Resources that helped me…

  • Morning Routine. My mornings have become sacred to me. I spend every single morning, seven days a week, for myself. I wake up early with my coffee and spend the earliest, most quiet moments of the day by myself. It’s a small element that makes an unbelievable difference in how I show up for everything all day long.

  • Meditation. I used to roll my eyes at the idea of sitting somewhere with my eyes closed quieting my mind, but the truth is that those ten minutes are the best part of my day. I love to use the Headspace app. It’s a game changer for someone who has no experience meditating (ie. yours truly). Truthfully, the first time I felt a little silly, but the kind British man verbally guided me through it in an extremely human way.

  • Daily Varied Movement. I’ve learned that I have to move for at least thirty minutes 5-6 days per week in order to be at the minimum performance level. This was learned through nothing else other than trial and error. I really love taking a Pure Barre class or a pilates flow with MelissaWoodHealth. I also love taking a 30 minute dance cardio class on Obe Fitness to get my heart rate up.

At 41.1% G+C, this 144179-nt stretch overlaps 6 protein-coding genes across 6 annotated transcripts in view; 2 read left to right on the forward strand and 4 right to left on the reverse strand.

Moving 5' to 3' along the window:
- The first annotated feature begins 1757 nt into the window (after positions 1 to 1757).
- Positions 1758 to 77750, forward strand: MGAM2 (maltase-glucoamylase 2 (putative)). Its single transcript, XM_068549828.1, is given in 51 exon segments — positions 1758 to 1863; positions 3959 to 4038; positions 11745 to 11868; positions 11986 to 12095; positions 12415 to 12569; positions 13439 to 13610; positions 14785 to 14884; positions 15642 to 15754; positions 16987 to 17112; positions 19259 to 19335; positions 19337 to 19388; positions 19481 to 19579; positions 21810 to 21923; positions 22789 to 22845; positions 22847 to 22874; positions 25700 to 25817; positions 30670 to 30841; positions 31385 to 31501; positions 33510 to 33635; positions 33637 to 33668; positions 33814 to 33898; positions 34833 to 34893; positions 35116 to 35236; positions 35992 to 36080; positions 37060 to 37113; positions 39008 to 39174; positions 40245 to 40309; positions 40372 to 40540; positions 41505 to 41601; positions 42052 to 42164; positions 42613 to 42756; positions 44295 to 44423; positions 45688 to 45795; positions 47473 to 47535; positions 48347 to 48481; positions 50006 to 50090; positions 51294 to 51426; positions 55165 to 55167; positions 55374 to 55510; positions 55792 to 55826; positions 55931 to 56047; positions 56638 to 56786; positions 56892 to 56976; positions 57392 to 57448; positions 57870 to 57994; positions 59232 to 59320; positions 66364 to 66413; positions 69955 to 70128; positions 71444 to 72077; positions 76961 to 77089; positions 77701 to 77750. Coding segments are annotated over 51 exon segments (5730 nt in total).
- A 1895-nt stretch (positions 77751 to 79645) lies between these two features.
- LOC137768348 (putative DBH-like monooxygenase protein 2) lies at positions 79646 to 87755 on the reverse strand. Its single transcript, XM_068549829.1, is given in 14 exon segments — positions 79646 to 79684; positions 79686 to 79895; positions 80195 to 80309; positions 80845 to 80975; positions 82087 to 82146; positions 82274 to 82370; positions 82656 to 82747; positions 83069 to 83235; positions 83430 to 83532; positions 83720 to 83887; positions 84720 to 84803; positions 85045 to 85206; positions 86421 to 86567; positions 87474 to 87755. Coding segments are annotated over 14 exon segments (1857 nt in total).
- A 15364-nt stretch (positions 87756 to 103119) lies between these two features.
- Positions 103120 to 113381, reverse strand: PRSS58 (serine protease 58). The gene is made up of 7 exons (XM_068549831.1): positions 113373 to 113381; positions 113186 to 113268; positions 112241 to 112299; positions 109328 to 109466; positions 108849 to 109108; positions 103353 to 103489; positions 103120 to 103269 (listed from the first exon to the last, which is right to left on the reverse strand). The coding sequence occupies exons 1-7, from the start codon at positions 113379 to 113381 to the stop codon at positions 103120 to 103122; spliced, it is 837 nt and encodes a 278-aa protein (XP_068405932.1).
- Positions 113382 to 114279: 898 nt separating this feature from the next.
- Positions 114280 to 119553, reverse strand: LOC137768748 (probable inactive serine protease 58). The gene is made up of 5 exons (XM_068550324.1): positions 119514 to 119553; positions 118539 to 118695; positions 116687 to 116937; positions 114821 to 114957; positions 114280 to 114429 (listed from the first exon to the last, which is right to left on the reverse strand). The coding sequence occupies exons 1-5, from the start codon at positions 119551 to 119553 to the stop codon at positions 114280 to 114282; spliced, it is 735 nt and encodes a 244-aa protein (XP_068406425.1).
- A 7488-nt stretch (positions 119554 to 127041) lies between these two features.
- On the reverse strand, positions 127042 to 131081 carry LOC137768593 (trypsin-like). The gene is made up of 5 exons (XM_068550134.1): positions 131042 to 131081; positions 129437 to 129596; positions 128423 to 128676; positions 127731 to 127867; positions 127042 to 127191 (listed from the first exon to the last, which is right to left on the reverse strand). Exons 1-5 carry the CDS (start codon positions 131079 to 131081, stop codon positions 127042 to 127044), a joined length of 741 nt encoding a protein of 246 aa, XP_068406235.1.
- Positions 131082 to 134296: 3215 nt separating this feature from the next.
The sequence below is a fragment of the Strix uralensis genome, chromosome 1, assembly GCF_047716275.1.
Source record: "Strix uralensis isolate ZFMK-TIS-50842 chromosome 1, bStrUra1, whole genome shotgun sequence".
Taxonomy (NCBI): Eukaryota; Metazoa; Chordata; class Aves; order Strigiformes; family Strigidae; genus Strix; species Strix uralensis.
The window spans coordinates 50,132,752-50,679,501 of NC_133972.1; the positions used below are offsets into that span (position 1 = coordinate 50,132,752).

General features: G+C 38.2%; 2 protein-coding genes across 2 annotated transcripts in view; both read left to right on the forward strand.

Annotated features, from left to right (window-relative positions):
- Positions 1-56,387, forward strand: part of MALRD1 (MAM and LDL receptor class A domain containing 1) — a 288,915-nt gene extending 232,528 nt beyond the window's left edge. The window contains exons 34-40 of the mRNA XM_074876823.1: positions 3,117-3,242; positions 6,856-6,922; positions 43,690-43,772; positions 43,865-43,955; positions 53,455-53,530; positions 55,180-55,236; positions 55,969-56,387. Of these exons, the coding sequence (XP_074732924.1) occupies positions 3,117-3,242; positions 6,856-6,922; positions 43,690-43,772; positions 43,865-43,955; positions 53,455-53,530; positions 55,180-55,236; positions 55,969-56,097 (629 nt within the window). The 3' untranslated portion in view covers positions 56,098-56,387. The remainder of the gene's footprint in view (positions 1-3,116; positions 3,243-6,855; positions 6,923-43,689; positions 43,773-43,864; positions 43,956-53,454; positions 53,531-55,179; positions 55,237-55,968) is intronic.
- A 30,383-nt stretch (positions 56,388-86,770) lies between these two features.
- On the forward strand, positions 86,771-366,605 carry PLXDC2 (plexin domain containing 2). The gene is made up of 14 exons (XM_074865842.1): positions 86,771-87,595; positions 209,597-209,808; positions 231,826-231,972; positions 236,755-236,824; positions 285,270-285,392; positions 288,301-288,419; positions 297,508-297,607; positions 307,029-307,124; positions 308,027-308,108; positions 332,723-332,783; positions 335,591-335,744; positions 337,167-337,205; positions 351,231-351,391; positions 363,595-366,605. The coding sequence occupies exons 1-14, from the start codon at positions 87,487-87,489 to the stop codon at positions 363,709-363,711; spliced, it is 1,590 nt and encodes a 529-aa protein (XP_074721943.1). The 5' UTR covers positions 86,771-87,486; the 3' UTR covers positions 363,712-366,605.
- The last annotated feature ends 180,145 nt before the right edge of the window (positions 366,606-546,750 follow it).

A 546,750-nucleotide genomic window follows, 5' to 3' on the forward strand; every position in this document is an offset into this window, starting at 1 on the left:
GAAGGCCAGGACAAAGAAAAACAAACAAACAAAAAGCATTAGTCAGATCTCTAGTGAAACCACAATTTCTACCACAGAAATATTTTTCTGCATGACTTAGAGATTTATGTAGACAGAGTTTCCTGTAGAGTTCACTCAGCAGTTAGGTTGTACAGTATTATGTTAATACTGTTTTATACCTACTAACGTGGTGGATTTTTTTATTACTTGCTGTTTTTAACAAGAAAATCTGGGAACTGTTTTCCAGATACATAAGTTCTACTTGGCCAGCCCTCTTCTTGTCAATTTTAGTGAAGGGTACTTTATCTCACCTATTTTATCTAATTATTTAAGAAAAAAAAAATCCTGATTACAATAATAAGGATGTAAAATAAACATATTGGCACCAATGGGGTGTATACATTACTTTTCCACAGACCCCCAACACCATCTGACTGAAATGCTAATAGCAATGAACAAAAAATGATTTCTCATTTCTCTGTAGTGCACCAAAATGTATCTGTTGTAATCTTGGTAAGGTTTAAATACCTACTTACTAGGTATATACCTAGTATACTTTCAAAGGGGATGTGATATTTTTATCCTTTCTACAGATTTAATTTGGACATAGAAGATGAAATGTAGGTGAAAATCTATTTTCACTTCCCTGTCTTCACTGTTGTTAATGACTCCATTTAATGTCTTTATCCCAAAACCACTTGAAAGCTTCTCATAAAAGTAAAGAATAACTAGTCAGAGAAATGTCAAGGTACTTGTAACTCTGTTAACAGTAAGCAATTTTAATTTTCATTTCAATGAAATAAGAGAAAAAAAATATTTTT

• Books. Girl Wash Your Face by Rachel Hollis was my aha-moment. I cried multiple times and highlighted almost the entire thing. I always feel like she is speaking directly to my heart and soul. It’s what I go back to when I need a swift kick in the pants. The Four Agreements by Miguel Ruiz is a fantastic resource for mindfulness, especially when relating to other people. High Performance Habits by Brendon Burchard is a great resource for intentionality. It helps to formulate habits in order to function at the highest level. I love the way Brendon writes.

  • Podcasts. Ed Mylett. Rachel Hollis. Gary Vee. Dax Shepard. Oprah. Goop. Emma Guns.

WHAT DO YOU USE TO HELP WITH YOUR ANXIETY?

X,

Kelle